Candidates running for the District 200 Board of Education in the April election answered audience questions regarding the district's finances, the Jefferson Early Childhood Center referendum and the common core standards at the Wheaton Chamber of Commerce and League of Women Voters candidate forum Thursday night.
District 200 began implementing the curriculum to meet common core standards for math in the fall and will implement the language arts and reading components in 2014. To prepare for the more demanding standards, the district earlier this year implemented professional learning communities (PLCs) to give high school teachers time to meet to discuss and decide on best instructional practices in the classroom based on students' needs. The common core curriculum is mandated for school districts across Illinois and the country.
Candidates responded to the following question:
"What is your knowledge of the common core and how will it benefit the students?"
"I'm just starting to look at common core. I don’t know if it will benefit students or not. I know that we used to teach things from the basics… A lot of what we seem to be doing now is teaching for the tests so they (students) can ace the tests and forget it tomorrow.
"My issue with common core is that it’s a nationwide thing, and while I agree students are going to have to know some common information and we’re going to have to test them to know how they're doing, I question who is setting the standards and how?
District 200 has had better results than other districts with its own curriculum, Shaw said.
"I worry that when we try to become just like everybody else, we’ll become just like everybody else."
"I’m excited about it… It’s going to help all schools across the country have a common language."
She said professional learning communities are a great way for teachers to learn from each other and to be on the same page.
"Our high schools are pretty much up to date with common core. What also is coming from it is we’re having our professional learning communities (PLCs)... Common core is going to be helpful for all our kids and raise the expectations and levels of learning."
"(Common core) It’s a mandated delivery program of education and it’s nationwide—and we have to meet the challenge. The challenge we’re going to face is training our teachers how to do it… We have to make sure we get the cooperation of the teachers...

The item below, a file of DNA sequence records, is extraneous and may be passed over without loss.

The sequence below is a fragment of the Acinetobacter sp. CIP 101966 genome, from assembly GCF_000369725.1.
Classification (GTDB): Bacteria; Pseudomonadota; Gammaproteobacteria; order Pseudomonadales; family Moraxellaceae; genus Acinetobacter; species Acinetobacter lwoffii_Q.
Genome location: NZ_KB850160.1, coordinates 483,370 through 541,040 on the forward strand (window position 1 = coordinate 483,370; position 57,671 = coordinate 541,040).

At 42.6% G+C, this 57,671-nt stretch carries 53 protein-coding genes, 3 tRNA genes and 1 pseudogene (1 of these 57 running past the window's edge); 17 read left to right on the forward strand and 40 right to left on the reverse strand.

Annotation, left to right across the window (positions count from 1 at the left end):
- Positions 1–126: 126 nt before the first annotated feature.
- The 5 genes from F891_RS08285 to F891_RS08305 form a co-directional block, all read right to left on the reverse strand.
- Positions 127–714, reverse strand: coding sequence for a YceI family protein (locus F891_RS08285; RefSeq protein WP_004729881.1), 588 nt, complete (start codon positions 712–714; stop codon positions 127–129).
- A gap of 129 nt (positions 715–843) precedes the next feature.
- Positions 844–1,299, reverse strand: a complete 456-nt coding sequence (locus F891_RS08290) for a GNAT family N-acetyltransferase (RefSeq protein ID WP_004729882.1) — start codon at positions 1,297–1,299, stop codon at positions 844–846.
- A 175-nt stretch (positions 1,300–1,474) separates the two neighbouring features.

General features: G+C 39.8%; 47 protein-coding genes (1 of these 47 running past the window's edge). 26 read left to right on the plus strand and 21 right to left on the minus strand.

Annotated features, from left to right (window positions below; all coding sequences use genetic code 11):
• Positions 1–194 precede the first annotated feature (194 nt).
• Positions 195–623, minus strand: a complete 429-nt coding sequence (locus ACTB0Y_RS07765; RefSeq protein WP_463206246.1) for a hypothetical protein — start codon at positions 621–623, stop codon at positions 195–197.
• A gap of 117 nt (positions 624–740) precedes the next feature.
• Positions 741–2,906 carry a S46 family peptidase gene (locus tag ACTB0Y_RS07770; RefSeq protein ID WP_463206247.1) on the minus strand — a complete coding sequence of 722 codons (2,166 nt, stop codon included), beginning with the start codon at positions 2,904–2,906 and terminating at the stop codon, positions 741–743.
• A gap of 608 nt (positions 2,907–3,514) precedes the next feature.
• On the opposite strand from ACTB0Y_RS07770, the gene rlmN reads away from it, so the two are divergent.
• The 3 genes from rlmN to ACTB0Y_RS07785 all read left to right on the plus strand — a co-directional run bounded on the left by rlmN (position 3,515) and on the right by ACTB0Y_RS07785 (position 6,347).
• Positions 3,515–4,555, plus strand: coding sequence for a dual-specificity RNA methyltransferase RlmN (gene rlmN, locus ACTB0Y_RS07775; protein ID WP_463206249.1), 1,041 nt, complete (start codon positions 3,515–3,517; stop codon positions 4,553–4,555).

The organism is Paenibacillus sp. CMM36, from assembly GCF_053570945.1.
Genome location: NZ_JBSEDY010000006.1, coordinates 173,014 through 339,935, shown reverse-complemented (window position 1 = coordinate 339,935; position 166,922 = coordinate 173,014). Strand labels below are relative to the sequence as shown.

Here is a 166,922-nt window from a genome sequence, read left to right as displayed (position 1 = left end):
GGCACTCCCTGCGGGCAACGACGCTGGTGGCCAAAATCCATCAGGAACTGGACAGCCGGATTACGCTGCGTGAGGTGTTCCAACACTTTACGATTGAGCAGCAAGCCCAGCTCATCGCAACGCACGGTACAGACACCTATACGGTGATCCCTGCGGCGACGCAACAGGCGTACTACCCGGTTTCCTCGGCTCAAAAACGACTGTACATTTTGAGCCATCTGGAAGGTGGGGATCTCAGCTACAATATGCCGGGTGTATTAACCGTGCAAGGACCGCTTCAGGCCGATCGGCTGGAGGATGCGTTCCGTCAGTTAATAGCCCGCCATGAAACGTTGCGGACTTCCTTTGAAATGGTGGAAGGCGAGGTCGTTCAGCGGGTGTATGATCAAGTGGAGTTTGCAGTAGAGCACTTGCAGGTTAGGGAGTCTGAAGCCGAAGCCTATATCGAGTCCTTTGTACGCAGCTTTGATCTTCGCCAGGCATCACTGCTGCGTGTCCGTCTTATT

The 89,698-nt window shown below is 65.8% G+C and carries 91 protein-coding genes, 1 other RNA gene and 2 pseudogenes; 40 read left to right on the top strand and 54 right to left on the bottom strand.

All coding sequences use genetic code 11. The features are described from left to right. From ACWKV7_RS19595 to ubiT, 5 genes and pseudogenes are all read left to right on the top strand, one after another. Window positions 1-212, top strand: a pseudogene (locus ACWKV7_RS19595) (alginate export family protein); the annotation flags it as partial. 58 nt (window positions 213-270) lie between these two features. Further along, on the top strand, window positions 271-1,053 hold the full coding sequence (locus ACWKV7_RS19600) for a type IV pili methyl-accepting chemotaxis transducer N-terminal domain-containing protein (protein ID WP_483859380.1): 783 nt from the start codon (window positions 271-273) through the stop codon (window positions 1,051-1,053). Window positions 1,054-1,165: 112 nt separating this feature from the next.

"I’m a little concerned we’ll have the follow-through and depth of technology to stay competitive as well, because we are deficient in that area."
"My fifth grader piloted common core math this fall and it was significantly different than the math my other three daughters performed, it was much more rigorous… Common core—it’s going to be a good thing. It provides a progression through the grades that is going to prepare the kids better for college... (It's a) more uniform approach and it’s also performance based—compared to rogue memorization, we’ll actually be asking the kids to demonstrate the skills.
Communication between teachers and parents will be "critical," he said.
"...I don’t believe a shift to common core will make students better learners master curriculum or achieve higher test scores... Under common core we do lose some local control of education...
"I believe we need to go back to the basics in reading writing and math, and I think we need to get better instruction so kids can spend more time learning and less time with these changes in curriculum."
"It’s (common core) a very consistent, clear understanding—and delivery—of standards every student should have by the time they reach and graduate from high school... We began piloting this program last year—and implementation next year will be for math... And in 2014 we’ll have (the) reading and language arts curriculum as well."
It is "no easy task," he said, but teachers and administrators are, "Very, very prepared," to address the issue right now.
"Students are going to be expected to learn at a much higher level and it’s going to be a great thing for our students and I think you’ll see a tremendous impact in the student population."
"It’s just one part of big changes going on in the classroom—all school districts are dealing with this right now... I think it’s critical we support our teachers in the process and let them be the experts."
Another challenge, he said, will be teacher evaluations in the future.
"It’s not something we can decide whether we like or not. It’s something we have to respond to and I think we have the right people in our schools and in our administration."
"It’s an interesting idea… In general I support it, but with a few reservations. There is potentially a dark side to it, that is: We become an education system that is preoccupied with measurement and a lot of discrete things. The thing I think is best and coolest about education is the unstructured pieces of it."
Fogerty alluded to the "Shark Tank" business training program for eighth graders at Hubble Middle School—and said common core will depend on how it's implemented, "Provided we don’t let go of things in education that keep us human."
"It’s hard to be internationally competitive on individual curriculum that goes from district to district or from state to state… When this consortium of state educators was formed—they are the ones that came up with common core… Our new curriculum in common core in math exceeds the common core curriculum—so to say it (common core) takes away local control is incorrect.
"We don’t teach to tests. We teach to standards… if you master the information you can do well on a test."
Read More About the District 200 Race:
There are nine candidates running for four seats on the Board of Education. Joann Coghill, Barbara Intihar and Ken Knicker are the incumbent candidates. The fourth seat up for election currently belongs to Andy Johnson, who is not seeking re-election in 2013.
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